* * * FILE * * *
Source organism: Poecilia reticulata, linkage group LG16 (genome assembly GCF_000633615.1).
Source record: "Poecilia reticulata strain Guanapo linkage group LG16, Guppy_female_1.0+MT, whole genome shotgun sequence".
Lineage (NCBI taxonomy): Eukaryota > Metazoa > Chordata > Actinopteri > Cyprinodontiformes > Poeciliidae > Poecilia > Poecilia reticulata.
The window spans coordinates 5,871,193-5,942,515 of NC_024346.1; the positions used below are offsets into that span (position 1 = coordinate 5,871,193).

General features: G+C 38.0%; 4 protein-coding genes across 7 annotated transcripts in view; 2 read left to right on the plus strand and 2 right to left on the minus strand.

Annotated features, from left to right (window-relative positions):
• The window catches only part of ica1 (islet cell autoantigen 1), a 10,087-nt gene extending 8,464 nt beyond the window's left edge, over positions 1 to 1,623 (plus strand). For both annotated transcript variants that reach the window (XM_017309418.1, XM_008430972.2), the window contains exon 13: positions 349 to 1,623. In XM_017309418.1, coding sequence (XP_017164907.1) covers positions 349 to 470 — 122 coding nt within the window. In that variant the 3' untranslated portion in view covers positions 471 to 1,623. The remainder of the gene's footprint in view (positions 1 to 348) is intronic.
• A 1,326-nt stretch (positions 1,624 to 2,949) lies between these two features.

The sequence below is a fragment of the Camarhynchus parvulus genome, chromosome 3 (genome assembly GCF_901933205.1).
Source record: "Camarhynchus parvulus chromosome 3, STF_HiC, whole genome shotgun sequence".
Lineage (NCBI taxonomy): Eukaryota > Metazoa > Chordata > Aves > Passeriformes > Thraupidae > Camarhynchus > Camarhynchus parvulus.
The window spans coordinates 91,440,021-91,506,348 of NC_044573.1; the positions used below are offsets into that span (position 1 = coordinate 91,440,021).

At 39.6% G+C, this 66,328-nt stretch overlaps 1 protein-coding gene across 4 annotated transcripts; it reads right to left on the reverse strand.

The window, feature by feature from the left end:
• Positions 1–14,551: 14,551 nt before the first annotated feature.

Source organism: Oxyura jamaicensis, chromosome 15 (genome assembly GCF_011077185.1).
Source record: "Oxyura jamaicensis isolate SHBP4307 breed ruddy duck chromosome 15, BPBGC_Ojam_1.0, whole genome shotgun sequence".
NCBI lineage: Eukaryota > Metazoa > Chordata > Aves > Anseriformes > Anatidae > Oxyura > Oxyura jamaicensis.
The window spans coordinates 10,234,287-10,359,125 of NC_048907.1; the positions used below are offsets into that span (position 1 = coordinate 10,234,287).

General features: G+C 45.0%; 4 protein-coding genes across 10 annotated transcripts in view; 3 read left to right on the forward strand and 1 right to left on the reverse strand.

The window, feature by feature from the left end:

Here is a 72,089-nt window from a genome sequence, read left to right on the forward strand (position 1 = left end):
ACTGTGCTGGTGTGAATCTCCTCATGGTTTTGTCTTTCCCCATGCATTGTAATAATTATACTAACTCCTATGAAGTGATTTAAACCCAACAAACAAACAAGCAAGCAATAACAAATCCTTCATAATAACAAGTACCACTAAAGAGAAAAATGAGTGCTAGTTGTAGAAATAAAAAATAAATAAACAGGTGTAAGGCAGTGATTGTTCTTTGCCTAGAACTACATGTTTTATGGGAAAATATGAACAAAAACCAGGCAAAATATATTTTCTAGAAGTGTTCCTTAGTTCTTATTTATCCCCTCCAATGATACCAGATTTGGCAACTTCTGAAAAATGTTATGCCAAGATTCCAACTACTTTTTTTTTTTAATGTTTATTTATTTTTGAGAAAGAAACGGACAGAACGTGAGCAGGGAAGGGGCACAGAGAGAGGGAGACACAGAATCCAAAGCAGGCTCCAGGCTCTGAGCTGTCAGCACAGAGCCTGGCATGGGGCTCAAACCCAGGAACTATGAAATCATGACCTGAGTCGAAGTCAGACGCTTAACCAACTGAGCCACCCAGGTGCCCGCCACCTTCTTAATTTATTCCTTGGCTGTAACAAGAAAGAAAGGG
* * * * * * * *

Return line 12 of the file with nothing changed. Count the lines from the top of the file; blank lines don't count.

The window spans coordinates 91,440,021-91,506,348 of NC_044573.1; the positions used below are offsets into that span (position 1 = coordinate 91,440,021).